In defending itself against potentially the most consequential antitrust action in more than 20 years, Apple Inc. will attempt to paint courtroom opponent Epic Games Inc. as a company that grew into a videogame titan on the back of the iPhone maker’s App Store and is now picking on Apple while making money on multiple platforms.
takes a legal sledgehammer to Epic’s case in a 323-page filing, which underlines the notion that the “Fortnite” maker’s actions amounted to a breach of contract and PR stunt in pursuit of an antitrust lawsuit. Epic grew into a multibillion-dollar company on the strength of the App Store, it concludes, yet investigated various ways it could surreptitiously bypass its rules, including obfuscating the code and encrypting relevant features.
Epic’s “hot fix” was a clear attempt to sidestep fees and maximize profits — all under the guise of presenting itself as a “caped crusader for all developers,” according to those familiar with Apple’s legal strategy. Ultimately, Epic is attempting to stretch the definition of antitrust law, they said.
At the core of the suit, Apple argues, is Epic’s “Project Liberty,” what Apple calls a “carefully planned plot against Apple and Google.” Epic earned less than 7% of “Fortnite” revenue through Apple’s platform, yet it conveniently chose to overlook similar commission fees charged by Samsung Electronics Co.
Sony Group Corp.
Apple also downplays Epic’s assertion that it is greatly reliant on iOS, from which it earned $700 million in the two years leading up to its eviction by Apple. Court documents filed by Apple reveal the Sony PlayStation 4 generated 46.8% of “Fortnite” total revenue from March 2018 through July 2020. Xbox One, Microsoft’s console, was the No. 2 platform, at 27.5%, and Apple’s iOS ranked fifth, at 7%.
Epic Chief Executive Tim Sweeney’s argument “is that he’s OK with Xbox, PlayStation, and Nintendo requiring a 70/30 revenue split because they deserve it,” Apple says in its filing.
Sweeney, who discussed the Project Liberty strategy with CNN in January, has been vocal in his criticism of Apple since 2016 and pursued changes to the App Store. When those talks fizzled, the company said it decided to explore litigation.
Meantime, Apple counterclaimed in an April 7 filing that its commission is roughly the same as online software stores like Alphabet Inc.’s
Google Play and stores for videogame consoles. On the eve of the trial, Microsoft on Thursday said it would slash its fees to 12% from 30% beginning Aug. 1. “Game developers are at the heart of bringing great games to our players, and we want them to find success on our platforms,” Matt Booty, head of Xbox Game Studios at Microsoft, said in a blog post. “A clear, no-strings-attached revenue share means developers can bring more games to more players and find greater commercial success from doing so.”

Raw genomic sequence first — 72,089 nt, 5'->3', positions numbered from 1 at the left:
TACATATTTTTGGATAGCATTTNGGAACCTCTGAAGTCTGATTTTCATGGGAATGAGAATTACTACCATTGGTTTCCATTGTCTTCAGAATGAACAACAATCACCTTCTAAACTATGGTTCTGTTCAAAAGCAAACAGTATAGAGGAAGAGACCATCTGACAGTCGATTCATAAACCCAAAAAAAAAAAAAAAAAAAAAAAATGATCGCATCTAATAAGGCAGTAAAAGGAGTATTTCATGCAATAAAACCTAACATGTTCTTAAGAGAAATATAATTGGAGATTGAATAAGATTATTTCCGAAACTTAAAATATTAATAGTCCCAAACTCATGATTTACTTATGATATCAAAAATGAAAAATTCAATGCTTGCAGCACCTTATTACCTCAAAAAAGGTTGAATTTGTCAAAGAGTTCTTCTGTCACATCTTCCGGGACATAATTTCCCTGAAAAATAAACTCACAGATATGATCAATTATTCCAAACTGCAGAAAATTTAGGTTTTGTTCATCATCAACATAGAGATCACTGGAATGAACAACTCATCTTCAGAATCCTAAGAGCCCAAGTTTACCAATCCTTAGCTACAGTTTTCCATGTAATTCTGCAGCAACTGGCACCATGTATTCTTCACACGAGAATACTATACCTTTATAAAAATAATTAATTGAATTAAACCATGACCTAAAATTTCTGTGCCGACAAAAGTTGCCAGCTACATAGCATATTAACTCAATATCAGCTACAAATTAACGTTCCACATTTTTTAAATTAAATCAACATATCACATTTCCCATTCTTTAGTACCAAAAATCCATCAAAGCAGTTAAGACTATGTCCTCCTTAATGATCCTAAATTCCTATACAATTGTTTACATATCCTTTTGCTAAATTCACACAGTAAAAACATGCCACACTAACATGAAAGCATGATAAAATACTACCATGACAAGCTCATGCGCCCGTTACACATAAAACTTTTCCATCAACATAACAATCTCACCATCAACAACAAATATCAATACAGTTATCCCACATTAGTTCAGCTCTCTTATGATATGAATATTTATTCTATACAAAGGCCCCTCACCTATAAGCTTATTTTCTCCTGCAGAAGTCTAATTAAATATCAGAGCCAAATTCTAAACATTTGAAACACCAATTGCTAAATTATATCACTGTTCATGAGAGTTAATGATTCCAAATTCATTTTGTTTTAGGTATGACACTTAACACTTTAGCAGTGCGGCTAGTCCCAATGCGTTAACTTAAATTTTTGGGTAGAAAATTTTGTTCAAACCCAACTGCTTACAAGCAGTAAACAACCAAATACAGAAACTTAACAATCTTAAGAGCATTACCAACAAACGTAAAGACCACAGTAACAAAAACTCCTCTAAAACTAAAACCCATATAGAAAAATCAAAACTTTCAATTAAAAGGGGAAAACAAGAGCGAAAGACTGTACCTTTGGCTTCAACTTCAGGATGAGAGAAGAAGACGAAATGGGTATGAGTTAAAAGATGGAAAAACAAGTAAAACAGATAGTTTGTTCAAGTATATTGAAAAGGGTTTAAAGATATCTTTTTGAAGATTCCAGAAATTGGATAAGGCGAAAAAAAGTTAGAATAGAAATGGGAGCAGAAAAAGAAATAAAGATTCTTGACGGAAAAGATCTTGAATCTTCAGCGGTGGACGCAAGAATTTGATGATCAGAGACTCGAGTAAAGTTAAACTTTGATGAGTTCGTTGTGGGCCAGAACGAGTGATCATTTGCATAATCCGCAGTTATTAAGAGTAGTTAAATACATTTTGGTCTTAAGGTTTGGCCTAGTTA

According to written testimony Apple has submitted on behalf of economist Lorin Hitt of the University of Pennsylvania’s Wharton School, Apple “does not have market or monopoly power in a properly defined market. Apple’s share of the digital game transaction market lies between 23.3% and 37.5%.”
What is more, according to Apple, its App Store policies have led to a boom in software sales, and greater safety and security for customers like Epic. Epic, Apple argues, became a billion-dollar company through its use of the App Store, alongside technical tools, business support and marketing provided by Apple.
Apple doesn’t stop there. It asserts Epic’s own data showing that users who play “Fortnite” on multiple devices typically spend the most on Epic’s platform within the game on a console or PC, countering the claim that Apple’s App Store monopolizes Epic contact with customers. Additionally, it points out, Epic collected a 60% commission to distribute games in the 1990s, and Epic refers to its relationship with Apple as “mutually beneficial” while trying to dismantle it.
Epic is attempting to use the federal court system to disrupt Apple’s business model, but an unintended consequence will we damage done to consumers and developers, an Apple representative told MarketWatch.
James Malackowski, an expert in finance and intellectual property, estimates that Apple’s annual research-and-development spending on the App Store mushroomed from about $500 million in fiscal 2005 to nearly $18.8 billion in fiscal 2020, or more than $101 billion in aggregate over that period. The resulting iOS ecosystem’s innovations, he concludes, are protected by patents, trademarks, copyrights and trade secrets.
Apple signaled that it intends to take the testimony of at least two Epic expert witnesses — David Evans, chairman of Global Economics Group, and Susan Athey, a professor of tech economics at Stanford University — and use their comments against Epic.